He was known to be an ally of Mullah Omar and also the Afghan Taliban. What's the impact of his death on the U.S. war against the Taliban in Afghanistan?
MICHAEL WARE, CNN INTERNATIONAL CORRESPONDENT: That's a good question, Erica. And I'd say two things. As Mark Twain said, reports of my death are exaggerated. We've heard that Baitullah Mehsud has been killed before only to see him resurface. We've seen this with many Al Qaeda leaders in the past.
So we do need to keep in check any sense of optimism over this strike. I'm monitoring jihadi and American websites and blogs at the moment, I'm still seeing very conflicting reports.
In terms of the American war in Afghanistan, the death, if it's true, of Baitullah Mehsud, I'm afraid to report will only have a limited impact.
Baitullah mehsud is the leader of this coalition of Pakistani Taliban. And the war principally in Afghanistan is being fought by Afghan Taliban.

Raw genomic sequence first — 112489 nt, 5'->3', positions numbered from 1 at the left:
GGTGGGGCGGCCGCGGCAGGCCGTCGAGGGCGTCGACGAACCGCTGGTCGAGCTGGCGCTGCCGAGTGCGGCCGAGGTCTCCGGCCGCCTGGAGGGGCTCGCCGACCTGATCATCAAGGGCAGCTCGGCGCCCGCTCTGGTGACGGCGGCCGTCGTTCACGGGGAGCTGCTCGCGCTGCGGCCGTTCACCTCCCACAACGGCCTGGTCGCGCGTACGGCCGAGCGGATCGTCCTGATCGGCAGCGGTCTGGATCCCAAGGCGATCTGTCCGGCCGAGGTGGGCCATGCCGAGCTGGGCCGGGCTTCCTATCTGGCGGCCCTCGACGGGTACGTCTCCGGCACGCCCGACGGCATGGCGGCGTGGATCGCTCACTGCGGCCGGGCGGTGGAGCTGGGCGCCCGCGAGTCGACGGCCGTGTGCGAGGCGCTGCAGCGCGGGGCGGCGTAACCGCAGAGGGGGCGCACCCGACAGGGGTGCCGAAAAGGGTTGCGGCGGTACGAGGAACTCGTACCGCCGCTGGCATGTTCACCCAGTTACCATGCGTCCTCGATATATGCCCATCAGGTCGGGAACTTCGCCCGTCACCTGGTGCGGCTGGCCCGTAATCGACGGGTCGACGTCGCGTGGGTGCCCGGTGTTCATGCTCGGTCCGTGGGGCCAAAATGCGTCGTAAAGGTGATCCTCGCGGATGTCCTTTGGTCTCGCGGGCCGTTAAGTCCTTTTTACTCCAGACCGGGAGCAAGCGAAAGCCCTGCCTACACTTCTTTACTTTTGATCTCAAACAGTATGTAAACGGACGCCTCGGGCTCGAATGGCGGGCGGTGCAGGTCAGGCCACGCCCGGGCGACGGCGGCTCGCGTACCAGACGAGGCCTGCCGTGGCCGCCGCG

Now, you have Al Qaeda in the middle trying to unite this groups as much as possible, trying to direct efforts in one direction on several fronts.
But Baitullah Mehsud is primarily responsible for the Pakistani conflict there. So in terms of American boots on the ground, American deaths and casualties and British deaths and casualties, this may still have only a limited impact -- Erica?
HILL: Peter, is there any concern, even though it may have a limited impact in Afghanistan, that the death could in fact somehow embolden his supporters in Pakistan, and maybe that could spill over?
BERGEN: Well, I mean there may be some reprisal killings.
But I'm going to disagree with Michael slightly. Most of the suicide attackers that go into Afghanistan, according to the United Nations, actually come from the tribal areas where Baitullah Mehsud is.
I've interviewed a number of them, failed suicide attackers -- a pretty good definition of failure, a failed suicide attacker. And overwhelmingly these guys come from the tribal areas of Pakistan where Mehsud is based.